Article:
About the Bears Ears Commission of Tribes

Breaking new ground, the Bears Ears National Monument Proclamation established the Bears Ears Commission of Tribes to integrate Native voices into land management of the Bears Ears region. As the proclamation states, the Bears Ears Commission of Tribes will “ensure that management decisions affecting the monument reflect tribal expertise and traditional and historical knowledge.” The Bears Ears Commission of Tribes consists of appointed and elected officials from the Hopi Nation, Navajo Nation, Ute Mountain Ute Tribe, the Ute Indian Tribe, and the Zuni Tribe. The Bears Ears Commission of Tribes is intended to engage with the Secretaries of Interior and Agriculture, “in the development of the management plan and to inform subsequent management of the monument.” The Bears Ears Commission of Tribes holds a vision of a Bears Ears National Monument that is a landscape of healing for all Americans and a symbol of Native American and community engagement in our nation’s public lands.

About the Bears Ears National Monument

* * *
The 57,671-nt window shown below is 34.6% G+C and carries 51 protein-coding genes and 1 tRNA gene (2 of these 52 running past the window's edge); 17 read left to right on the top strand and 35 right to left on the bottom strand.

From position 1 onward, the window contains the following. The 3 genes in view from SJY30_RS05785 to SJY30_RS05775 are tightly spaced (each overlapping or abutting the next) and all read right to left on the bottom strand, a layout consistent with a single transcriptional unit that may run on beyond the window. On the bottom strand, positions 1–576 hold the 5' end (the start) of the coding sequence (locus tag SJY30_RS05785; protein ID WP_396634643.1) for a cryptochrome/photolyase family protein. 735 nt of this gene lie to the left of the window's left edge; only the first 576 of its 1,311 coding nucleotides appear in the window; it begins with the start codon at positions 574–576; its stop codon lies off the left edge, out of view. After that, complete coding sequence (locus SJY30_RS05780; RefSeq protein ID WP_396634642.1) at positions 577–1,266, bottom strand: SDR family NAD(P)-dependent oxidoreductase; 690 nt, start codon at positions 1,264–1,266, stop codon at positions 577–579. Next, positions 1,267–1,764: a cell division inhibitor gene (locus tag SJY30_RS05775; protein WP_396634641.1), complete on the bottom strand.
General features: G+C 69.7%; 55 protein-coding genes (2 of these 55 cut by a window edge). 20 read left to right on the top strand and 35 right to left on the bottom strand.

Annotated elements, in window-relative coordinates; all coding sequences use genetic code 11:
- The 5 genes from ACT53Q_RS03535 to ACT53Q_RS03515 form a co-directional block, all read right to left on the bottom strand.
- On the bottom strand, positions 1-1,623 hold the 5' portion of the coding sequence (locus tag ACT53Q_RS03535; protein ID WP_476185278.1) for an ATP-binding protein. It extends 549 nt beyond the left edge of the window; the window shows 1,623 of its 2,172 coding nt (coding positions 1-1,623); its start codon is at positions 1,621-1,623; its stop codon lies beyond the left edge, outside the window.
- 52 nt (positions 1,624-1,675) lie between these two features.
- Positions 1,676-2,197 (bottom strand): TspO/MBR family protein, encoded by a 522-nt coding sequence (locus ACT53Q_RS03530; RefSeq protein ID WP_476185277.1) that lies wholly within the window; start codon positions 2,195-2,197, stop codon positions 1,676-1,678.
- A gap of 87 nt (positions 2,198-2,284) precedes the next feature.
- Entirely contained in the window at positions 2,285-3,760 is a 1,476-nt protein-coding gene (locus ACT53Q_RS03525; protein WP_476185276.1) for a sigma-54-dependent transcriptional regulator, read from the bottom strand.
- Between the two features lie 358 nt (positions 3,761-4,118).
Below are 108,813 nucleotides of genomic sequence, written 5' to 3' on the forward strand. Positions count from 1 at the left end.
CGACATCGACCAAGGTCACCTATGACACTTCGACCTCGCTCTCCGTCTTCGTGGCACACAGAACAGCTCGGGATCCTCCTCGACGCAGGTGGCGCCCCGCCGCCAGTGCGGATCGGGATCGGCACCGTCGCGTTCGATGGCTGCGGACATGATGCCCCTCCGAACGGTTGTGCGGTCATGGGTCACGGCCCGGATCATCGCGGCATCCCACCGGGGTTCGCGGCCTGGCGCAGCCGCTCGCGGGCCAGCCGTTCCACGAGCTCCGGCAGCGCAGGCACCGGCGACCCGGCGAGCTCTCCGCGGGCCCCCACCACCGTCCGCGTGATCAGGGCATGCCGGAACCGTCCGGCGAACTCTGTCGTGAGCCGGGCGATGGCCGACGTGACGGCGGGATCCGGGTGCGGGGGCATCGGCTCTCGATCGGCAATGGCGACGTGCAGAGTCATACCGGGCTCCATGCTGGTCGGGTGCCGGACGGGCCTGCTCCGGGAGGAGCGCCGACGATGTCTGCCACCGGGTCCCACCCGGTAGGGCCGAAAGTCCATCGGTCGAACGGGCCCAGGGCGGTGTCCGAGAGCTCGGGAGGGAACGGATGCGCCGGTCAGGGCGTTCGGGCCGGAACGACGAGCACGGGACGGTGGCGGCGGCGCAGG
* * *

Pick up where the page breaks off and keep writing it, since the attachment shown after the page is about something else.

On December 28, 2016, the 1.35 million-acre Bears Ears National Monument in southeastern Utah was established by presidential proclamation. This new monument protects one of the most significant and dense cultural landscapes in the United States, with more than 100,000 archeological sites and countless areas of spiritual significance. It is a place many Native peoples in the Four Corners area continue to define as home, soul, and the setting for the cultivation of cultures. The Bears Ears Commission, in collaboration with our federal agency partners, is engaging with the collaborative management model established by the proclamation to make the Bears Ears National Monument a place where the wisdom of traditional stewardship is combined with the best of federal land management to ensure that the land and its heritage resources are well cared for, forever, for all Americans.